|But she could dance in it...|
Food: (29) They enjoy a banana split and an iced drink after Philip's pilgrimage to his father's grave, (55) Joy has passion-fruit jam in the larder that Marty isn't sure what to do with at first, (63) Philip assumes that Marty is short-cutting the meals because the housekeeping is so difficult. Instead of a picnic, he finds her serving steak-and-kidney pudding, baked potatoes, cauliflower in white sauce and apple pie.
|Take THAT skeptical bachelor!|
Locations: (23) Curacao is where she babysits all the ship's children on the shore and Philip tells her she sacrificed just so the parents could go on a bender, (23) The ship goes through the Panama Canal where we see "...burly, good-natured natives and United States Security Police (31) They finally see a long line of cloud on the grey horizon which signifies that they are nearly at New Zealand or Aotearoa, the-land-of-the-long-white-cloud. (33) They make land-fall in Wellington Harbor. (122) Philip's home is near Rakaia. (141) They pass the town of Cheviot on their trip to the Logie's holiday house. "A little village with an English air." (147) Joy tells of how she ran away from Len before they were married and went to the Chatham Islands. "Very remote, primitive, though improved of late." Her prospective mother-in-law chartered a boat to get her back.
New Zealand: (39) Philip tells Marty there is not much tipping.
|Your money is no good here, little English girl.|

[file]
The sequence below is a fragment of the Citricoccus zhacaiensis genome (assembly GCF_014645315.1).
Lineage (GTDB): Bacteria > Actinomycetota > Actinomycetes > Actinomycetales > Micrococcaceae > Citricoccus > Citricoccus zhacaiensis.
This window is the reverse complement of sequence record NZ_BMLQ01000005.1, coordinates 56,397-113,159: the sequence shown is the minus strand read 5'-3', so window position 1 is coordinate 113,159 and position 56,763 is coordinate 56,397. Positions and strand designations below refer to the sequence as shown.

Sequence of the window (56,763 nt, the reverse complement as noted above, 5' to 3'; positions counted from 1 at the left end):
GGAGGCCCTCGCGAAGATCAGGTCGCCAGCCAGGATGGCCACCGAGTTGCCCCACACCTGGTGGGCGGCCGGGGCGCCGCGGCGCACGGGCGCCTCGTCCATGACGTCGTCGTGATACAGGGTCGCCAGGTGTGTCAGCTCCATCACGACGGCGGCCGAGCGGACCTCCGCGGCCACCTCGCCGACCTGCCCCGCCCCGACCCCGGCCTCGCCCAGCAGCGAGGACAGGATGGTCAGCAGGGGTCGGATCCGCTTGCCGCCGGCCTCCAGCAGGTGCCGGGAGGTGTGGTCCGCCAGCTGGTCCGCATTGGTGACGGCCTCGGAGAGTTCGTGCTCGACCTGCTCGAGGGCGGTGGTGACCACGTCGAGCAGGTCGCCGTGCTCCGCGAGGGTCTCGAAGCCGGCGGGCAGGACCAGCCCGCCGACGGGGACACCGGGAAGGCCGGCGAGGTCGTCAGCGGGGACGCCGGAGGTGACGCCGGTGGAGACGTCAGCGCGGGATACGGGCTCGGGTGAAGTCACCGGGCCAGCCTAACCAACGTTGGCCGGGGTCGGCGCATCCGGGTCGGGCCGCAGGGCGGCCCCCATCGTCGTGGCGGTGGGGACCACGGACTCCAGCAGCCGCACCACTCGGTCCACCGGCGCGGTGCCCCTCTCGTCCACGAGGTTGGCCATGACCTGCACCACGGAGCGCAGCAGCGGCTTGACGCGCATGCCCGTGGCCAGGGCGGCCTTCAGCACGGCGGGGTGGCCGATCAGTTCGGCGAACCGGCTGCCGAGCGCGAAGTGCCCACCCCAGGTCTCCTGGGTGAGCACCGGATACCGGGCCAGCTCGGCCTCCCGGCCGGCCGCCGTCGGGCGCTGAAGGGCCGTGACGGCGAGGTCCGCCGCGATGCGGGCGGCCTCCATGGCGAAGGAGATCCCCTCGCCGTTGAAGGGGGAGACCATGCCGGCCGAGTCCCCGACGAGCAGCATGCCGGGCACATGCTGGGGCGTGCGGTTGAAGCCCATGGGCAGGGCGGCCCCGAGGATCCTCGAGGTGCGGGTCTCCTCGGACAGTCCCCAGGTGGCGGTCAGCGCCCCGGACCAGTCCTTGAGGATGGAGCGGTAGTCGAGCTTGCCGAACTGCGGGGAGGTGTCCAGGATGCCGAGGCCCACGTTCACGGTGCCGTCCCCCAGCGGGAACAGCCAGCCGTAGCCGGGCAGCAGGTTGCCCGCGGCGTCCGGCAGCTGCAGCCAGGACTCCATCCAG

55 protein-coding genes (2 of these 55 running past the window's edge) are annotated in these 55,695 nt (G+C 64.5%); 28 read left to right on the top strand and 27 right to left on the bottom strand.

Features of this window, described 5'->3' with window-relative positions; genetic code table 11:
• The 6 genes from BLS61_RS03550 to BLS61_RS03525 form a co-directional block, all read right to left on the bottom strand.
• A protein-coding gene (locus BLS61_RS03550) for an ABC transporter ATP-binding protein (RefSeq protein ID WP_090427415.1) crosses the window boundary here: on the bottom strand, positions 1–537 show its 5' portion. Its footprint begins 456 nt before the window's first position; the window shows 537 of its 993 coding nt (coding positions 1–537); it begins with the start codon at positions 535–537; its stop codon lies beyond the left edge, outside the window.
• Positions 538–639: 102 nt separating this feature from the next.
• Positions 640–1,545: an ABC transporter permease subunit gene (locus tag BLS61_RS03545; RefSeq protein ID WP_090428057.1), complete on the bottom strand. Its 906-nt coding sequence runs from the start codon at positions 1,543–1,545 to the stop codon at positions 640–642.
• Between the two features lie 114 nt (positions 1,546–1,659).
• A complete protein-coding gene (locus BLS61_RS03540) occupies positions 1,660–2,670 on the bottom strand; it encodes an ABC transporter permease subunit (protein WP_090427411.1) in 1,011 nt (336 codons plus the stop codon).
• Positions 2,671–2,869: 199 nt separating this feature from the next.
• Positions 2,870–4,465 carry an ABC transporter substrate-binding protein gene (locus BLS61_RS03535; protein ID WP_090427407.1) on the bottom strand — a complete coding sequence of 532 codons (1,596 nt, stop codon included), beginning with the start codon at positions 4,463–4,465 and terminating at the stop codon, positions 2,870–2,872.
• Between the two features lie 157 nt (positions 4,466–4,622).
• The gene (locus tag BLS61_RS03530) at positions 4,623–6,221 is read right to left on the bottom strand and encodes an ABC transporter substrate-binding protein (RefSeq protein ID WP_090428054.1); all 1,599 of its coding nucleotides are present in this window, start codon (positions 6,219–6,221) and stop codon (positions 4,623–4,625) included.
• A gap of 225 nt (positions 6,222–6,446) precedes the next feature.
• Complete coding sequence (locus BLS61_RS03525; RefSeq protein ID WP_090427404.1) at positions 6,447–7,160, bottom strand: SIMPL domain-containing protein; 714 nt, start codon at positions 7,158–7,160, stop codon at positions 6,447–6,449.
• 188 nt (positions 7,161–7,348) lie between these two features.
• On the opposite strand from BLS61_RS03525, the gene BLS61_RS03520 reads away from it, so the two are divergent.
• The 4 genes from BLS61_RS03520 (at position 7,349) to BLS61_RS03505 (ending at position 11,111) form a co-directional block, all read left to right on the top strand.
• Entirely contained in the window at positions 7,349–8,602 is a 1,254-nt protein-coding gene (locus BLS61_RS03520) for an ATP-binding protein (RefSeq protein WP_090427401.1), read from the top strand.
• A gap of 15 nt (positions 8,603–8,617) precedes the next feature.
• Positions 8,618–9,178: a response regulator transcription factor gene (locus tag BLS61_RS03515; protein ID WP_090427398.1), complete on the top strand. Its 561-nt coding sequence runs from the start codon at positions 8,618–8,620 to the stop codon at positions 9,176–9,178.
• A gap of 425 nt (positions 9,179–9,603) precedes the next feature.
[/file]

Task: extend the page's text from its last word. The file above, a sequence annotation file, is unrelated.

Vicarage Life: Essie was married to a Presbyterian minister and when she speaks about ministers and manses, I often think she was speaking about her own life. Reverend Fergus MacNeill helps the emigrating passengers. (36) He races off the ship to meet his wife, Rachel, who tells him she's been using the manse glebe to raise pigs for sale. She rakes in a tidy profit. (36) When Marty says she's Anglican, not Presbyterian, Philip says Fergus would visit her if she was a Roman Catholic or a Communist. (58) When the power goes out, Marty thinks of her father (a minister) who said that a house is never really your own until you can walk comfortably around it in the dark. (77) Fergus gets 300 pounds a year on car allowance because of the large distances traveled in his work, (113) the padre is the MC of the local dance. "There's no end to what you get dragged into." (166) Fergus is one of the men working in the dead of night to get the harvest in before the storms.
Literature: (101) Louise reminds Marty of "Tiger, tiger, burning bright, in the forest of the night...", (112) Marty quotes, "Oh it is excellent To have a giant's strength, but it is tyrannous To use it as a giant!", (115) Noel West takes her to see the play The Young Elizabeth, (117) and then whistles Greensleeves, (119) Philip takes her to see Macbeth (121) and after wards she thinks of "old, unhappy, far-off things." (123) Philip tries to comfort her with a line from the play: "Give sorrow words...the grief that does not speak, whispers the o'er fraught heart and bid it break." (134) At THE Hervington-Blair's party, they end by singing the Doxology, (147) Joy quotes: "Little Orphan Annie's come to our house to stay, To wash the cups and saucers up and brush the crumbs away, (160) Philip whistles a tune that goes 'Every little breeze seems to whisper Louise, Birds in the trees keep in singing Louise, Each little sigh tells me that I...Adore you, Louise!"
|Philip, Philip, Philip...|